Tristan Tzara

related topics
{theory, work, human}
{son, year, death}
{work, book, publish}
{album, band, music}
{film, series, show}
{black, white, people}
{war, force, army}
{god, call, give}
{country, population, people}
{group, member, jewish}
{language, word, form}
{church, century, christian}
{government, party, election}
{day, year, event}
{city, large, area}
{water, park, boat}
{system, computer, user}
{food, make, wine}
{village, small, smallsup}
{town, population, incorporate}

Tristan Tzara (French pronunciation: [tʁistɑ̃ dzaˈʁa]; born Samuel or Samy Rosenstock, also known as S. Samyro; April 16 [O.S. April 4] 1896–December 25, 1963) was a Romanian and French avant-garde poet, essayist and performance artist. Also active as a journalist, playwright, literary and art critic, composer and film director, he was known best for being one of the founders and central figures of the anti-establishment Dada movement. Under the influence of Adrian Maniu, the adolescent Tzara became interested in Symbolism and co-founded the magazine Simbolul with Ion Vinea (with whom he also wrote experimental poetry) and painter Marcel Janco. During World War I, after briefly collaborating on Vinea's Chemarea, he joined Janco in Switzerland. There, Tzara's shows at the Cabaret Voltaire and Zunfthaus zur Waag, as well as his poetry and art manifestos, became a main feature of early Dadaism. His work represented Dada's nihilistic side, in contrast with the more moderate approach favored by Hugo Ball.

After moving to Paris in 1919, Tzara, by then one of the "presidents of Dada", joined the staff of Littérature magazine, which marked the first step in the movement's evolution toward Surrealism. He was involved in the major polemics which led to Dada's split, defending his principles against André Breton and Francis Picabia, and, in Romania, against the eclectic modernism of Vinea and Janco. This personal vision on art defined his Dadaist plays The Gas Heart (1921) and Handkerchief of Clouds (1924). A forerunner of automatist techniques, Tzara eventually aligned himself with Breton's Surrealism, and under its influence wrote his celebrated utopian poem The Approximate Man.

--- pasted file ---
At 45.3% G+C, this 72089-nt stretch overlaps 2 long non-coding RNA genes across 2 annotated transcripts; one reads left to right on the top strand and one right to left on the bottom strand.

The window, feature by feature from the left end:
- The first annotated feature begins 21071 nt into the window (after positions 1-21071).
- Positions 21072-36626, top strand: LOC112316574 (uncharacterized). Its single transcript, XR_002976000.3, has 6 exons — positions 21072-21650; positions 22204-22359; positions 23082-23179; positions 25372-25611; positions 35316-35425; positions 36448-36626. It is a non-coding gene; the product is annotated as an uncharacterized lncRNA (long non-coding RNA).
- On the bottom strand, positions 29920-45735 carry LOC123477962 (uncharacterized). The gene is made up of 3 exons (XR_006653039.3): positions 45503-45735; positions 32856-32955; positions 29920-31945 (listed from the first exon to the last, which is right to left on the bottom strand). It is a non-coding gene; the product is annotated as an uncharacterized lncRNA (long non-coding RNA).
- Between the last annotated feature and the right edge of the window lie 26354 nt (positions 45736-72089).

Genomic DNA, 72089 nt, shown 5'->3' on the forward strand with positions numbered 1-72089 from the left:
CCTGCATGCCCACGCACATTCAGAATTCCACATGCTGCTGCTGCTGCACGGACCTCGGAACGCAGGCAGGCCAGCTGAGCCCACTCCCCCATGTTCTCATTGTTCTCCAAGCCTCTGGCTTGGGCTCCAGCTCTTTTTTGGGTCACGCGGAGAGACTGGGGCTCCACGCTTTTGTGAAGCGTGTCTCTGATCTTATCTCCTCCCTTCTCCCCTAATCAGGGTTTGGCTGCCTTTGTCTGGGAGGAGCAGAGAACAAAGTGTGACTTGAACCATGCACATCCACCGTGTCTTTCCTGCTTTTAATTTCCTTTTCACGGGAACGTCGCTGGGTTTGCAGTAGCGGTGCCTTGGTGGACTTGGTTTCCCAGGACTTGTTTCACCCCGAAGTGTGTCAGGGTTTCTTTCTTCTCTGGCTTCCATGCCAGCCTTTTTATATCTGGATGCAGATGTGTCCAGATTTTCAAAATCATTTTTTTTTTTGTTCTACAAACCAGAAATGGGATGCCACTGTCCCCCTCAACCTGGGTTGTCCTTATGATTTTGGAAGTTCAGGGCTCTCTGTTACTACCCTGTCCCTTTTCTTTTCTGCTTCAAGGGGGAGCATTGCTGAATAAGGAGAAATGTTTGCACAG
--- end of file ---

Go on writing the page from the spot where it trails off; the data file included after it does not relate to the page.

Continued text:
During the final part of his career, Tzara combined his humanist and anti-fascist perspective with a communist vision, joining the Republicans in the Spanish Civil War and the French Resistance during World War II, and serving a term in the National Assembly. Having spoken in favor of liberalization in the People's Republic of Hungary just before the Revolution of 1956, he distanced himself from the French Communist Party, of which he was by then a member. In 1960, he was among the intellectuals who protested against French actions in the Algerian War.

Full article ▸

related documents
Ludwig Wittgenstein
Friedrich Nietzsche
Margaret Cavendish
Alfred Russel Wallace
Nobel Prize in Literature
Matthew Arnold
Jacques Derrida
Thomas Carlyle
Michel Foucault
Bertrand Russell
The Age of Reason
Emma Goldman
William James
John Ruskin
Honoré de Balzac
Shakespeare authorship question
Information science
George Lakoff
Falun Gong
Imre Lakatos
William A. Dembski
Omnipotence paradox
J. Robert Oppenheimer
Homo economicus
Reductionism
John Searle
Sociology of knowledge
Morality
Myers-Briggs Type Indicator
Turing test